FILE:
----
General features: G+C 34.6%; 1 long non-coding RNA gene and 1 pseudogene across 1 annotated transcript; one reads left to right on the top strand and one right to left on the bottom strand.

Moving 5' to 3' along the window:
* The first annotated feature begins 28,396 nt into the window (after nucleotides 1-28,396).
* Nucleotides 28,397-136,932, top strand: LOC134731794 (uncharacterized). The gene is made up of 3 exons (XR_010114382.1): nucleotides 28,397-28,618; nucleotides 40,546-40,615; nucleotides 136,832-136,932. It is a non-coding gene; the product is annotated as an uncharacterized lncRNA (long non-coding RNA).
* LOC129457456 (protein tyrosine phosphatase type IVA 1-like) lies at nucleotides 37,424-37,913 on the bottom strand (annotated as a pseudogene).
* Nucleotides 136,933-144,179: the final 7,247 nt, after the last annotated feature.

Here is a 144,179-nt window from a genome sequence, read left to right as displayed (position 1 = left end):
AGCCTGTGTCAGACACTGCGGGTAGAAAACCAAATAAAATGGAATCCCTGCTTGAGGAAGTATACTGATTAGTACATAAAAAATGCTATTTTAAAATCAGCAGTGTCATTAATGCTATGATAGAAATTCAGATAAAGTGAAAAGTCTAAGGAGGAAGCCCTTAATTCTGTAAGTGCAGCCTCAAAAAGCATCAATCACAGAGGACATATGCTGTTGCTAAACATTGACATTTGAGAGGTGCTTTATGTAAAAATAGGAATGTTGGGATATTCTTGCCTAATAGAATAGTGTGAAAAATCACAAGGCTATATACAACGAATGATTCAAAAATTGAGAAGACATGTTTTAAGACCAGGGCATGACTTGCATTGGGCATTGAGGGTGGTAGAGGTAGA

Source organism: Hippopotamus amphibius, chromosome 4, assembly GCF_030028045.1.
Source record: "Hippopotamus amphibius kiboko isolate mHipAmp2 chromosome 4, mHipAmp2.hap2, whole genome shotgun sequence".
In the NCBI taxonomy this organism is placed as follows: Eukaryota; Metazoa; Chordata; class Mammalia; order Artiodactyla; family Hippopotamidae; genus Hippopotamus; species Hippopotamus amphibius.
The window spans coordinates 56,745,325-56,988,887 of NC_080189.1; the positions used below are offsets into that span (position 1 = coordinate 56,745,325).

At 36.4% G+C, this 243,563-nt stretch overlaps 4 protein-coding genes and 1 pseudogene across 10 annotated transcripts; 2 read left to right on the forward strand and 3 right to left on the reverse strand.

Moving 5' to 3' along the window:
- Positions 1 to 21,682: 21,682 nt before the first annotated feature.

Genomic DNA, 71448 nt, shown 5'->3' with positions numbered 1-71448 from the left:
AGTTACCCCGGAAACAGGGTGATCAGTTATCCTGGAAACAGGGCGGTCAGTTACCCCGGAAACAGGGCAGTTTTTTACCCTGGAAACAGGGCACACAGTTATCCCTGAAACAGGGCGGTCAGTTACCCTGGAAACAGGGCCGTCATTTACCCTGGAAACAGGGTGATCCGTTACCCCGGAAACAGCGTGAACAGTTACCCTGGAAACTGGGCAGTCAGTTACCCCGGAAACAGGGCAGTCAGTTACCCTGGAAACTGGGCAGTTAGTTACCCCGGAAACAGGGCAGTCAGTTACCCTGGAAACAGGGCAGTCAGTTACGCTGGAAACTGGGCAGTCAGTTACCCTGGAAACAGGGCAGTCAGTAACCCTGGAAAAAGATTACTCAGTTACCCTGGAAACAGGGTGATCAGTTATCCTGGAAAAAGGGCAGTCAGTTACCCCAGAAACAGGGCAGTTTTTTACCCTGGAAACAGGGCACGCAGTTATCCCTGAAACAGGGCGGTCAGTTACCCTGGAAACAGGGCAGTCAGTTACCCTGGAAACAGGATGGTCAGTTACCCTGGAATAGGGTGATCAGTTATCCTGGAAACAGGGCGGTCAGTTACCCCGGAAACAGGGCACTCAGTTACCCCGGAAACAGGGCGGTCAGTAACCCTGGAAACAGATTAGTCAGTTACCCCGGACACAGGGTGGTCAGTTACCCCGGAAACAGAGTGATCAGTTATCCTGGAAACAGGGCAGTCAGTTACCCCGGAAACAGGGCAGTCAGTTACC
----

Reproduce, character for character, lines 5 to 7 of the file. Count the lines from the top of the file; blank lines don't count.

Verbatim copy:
* LOC129457456 (protein tyrosine phosphatase type IVA 1-like) lies at nucleotides 37,424-37,913 on the bottom strand (annotated as a pseudogene).
* Nucleotides 136,933-144,179: the final 7,247 nt, after the last annotated feature.

Here is a 144,179-nt window from a genome sequence, read left to right as displayed (position 1 = left end):